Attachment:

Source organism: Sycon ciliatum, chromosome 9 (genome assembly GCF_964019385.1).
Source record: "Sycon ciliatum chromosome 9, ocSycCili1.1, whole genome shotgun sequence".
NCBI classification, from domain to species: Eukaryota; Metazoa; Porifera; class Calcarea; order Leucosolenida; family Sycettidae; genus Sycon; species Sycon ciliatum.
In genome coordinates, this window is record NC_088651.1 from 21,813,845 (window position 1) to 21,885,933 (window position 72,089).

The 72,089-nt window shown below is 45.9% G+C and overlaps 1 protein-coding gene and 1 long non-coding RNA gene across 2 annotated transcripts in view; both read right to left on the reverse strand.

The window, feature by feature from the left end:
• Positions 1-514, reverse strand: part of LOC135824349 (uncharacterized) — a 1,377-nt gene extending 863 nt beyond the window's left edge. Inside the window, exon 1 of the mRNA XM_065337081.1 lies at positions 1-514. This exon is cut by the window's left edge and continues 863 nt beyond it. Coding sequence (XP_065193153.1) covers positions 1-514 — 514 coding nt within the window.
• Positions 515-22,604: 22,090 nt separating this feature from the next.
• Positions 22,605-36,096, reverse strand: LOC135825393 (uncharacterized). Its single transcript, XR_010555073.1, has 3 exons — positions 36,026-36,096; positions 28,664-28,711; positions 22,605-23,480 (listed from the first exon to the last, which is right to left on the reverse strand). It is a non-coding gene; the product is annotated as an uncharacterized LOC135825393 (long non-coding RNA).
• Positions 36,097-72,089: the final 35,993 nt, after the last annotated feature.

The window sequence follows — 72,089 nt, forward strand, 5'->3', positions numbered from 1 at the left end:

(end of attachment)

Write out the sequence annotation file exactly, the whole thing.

Source organism: Sycon ciliatum, chromosome 9 (genome assembly GCF_964019385.1).
Source record: "Sycon ciliatum chromosome 9, ocSycCili1.1, whole genome shotgun sequence".
NCBI classification, from domain to species: Eukaryota; Metazoa; Porifera; class Calcarea; order Leucosolenida; family Sycettidae; genus Sycon; species Sycon ciliatum.
In genome coordinates, this window is record NC_088651.1 from 21,813,845 (window position 1) to 21,885,933 (window position 72,089).

The 72,089-nt window shown below is 45.9% G+C and overlaps 1 protein-coding gene and 1 long non-coding RNA gene across 2 annotated transcripts in view; both read right to left on the reverse strand.

The window, feature by feature from the left end:
• Positions 1-514, reverse strand: part of LOC135824349 (uncharacterized) — a 1,377-nt gene extending 863 nt beyond the window's left edge. Inside the window, exon 1 of the mRNA XM_065337081.1 lies at positions 1-514. This exon is cut by the window's left edge and continues 863 nt beyond it. Coding sequence (XP_065193153.1) covers positions 1-514 — 514 coding nt within the window.
• Positions 515-22,604: 22,090 nt separating this feature from the next.
• Positions 22,605-36,096, reverse strand: LOC135825393 (uncharacterized). Its single transcript, XR_010555073.1, has 3 exons — positions 36,026-36,096; positions 28,664-28,711; positions 22,605-23,480 (listed from the first exon to the last, which is right to left on the reverse strand). It is a non-coding gene; the product is annotated as an uncharacterized LOC135825393 (long non-coding RNA).
• Positions 36,097-72,089: the final 35,993 nt, after the last annotated feature.

The window sequence follows — 72,089 nt, forward strand, 5'->3', positions numbered from 1 at the left end: